Second, the Bible makes clear that the individual is a factor in ethical decision making, in determining what it means to individually glorify God—to redeem the time given to us. Consider sins of omission: James writes that to know what is right yet to fail to do it is sin (James 4:17). That is, sin is not just doing what is wrong, but failing in the appropriate situation to do what is right. Thus, ethics is not just a consideration of what one shouldn’t do, but also due diligence in seeking to do what is right. A sin of omission is a failure of an individual to do what they know the law commands in a particular situation.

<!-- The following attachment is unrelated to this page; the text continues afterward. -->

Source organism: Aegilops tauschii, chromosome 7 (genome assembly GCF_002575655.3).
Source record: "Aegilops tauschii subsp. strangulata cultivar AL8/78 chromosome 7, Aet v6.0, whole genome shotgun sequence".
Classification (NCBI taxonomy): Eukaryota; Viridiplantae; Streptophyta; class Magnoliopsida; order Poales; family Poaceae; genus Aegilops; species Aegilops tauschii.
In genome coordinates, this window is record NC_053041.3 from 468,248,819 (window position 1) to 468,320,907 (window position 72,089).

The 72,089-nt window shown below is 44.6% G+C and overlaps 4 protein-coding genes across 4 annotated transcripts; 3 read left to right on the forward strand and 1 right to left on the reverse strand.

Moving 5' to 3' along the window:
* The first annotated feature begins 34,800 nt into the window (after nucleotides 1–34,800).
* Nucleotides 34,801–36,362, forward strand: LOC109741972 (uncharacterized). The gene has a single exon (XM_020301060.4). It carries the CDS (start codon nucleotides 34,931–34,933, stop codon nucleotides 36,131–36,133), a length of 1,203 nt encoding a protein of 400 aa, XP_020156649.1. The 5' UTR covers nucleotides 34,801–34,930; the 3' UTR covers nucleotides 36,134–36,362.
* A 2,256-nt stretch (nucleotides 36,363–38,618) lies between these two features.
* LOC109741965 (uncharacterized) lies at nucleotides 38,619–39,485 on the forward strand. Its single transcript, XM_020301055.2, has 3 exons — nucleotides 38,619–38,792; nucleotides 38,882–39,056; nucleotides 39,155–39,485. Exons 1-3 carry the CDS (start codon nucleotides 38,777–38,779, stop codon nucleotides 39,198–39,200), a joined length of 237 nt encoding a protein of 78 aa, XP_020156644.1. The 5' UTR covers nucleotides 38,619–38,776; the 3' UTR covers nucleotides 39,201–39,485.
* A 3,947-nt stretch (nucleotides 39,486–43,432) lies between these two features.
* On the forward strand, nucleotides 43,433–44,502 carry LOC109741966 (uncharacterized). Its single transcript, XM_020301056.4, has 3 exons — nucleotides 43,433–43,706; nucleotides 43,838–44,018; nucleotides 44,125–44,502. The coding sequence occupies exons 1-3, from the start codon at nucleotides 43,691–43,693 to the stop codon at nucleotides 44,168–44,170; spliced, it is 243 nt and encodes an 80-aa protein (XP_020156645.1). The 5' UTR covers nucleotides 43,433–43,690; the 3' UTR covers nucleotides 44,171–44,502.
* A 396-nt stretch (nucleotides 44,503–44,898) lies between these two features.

An individual also brings a role or social position to the ethical decision making table. What to do in a specific situation will differ if the subject acting is a parent or a child. Thus, Christian ethics must take into consideration God’s particular commission to those in particular stations. Married Christians are instructed not to withhold sexual intimacy from one another (1 Cor. 7:3-4), yet single Christians are to abstain from all sexual intimacy. Slaves are to be good servants towards their masters as to the Lord, being content with their position until opportunity arises to become free (1 Cor. 7:17-24, Eph. 5:5-8, 1 Pet. 2:18-21). A Christian already married to an unbeliever should attempt to remain married (1 Cor. 7:13-16), yet Christians are to only marry other believers (1 Cor. 7:39; 2 Cor. 6:14). An elder is to lead well, rebuking and acting with unique authority (1 Pet. 5:1-4). Someone who is not an elder is to submit to the elders’ authority (1 Pet. 5:5).